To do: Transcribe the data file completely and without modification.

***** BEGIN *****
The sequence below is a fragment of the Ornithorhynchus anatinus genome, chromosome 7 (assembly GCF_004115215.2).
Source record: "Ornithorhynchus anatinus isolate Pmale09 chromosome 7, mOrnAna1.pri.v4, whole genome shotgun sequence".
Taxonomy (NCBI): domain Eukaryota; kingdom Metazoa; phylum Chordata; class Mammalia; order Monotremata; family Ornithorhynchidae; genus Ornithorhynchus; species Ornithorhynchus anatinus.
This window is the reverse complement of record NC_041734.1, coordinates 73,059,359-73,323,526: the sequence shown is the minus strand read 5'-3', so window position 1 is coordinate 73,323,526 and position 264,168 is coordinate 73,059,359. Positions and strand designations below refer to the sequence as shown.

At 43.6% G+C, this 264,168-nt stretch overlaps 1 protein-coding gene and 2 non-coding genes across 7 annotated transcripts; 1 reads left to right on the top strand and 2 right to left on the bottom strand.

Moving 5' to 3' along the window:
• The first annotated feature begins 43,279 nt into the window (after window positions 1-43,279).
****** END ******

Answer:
The sequence below is a fragment of the Ornithorhynchus anatinus genome, chromosome 7 (assembly GCF_004115215.2).
Source record: "Ornithorhynchus anatinus isolate Pmale09 chromosome 7, mOrnAna1.pri.v4, whole genome shotgun sequence".
Taxonomy (NCBI): domain Eukaryota; kingdom Metazoa; phylum Chordata; class Mammalia; order Monotremata; family Ornithorhynchidae; genus Ornithorhynchus; species Ornithorhynchus anatinus.
This window is the reverse complement of record NC_041734.1, coordinates 73,059,359-73,323,526: the sequence shown is the minus strand read 5'-3', so window position 1 is coordinate 73,323,526 and position 264,168 is coordinate 73,059,359. Positions and strand designations below refer to the sequence as shown.

At 43.6% G+C, this 264,168-nt stretch overlaps 1 protein-coding gene and 2 non-coding genes across 7 annotated transcripts; 1 reads left to right on the top strand and 2 right to left on the bottom strand.

Moving 5' to 3' along the window:
• The first annotated feature begins 43,279 nt into the window (after window positions 1-43,279).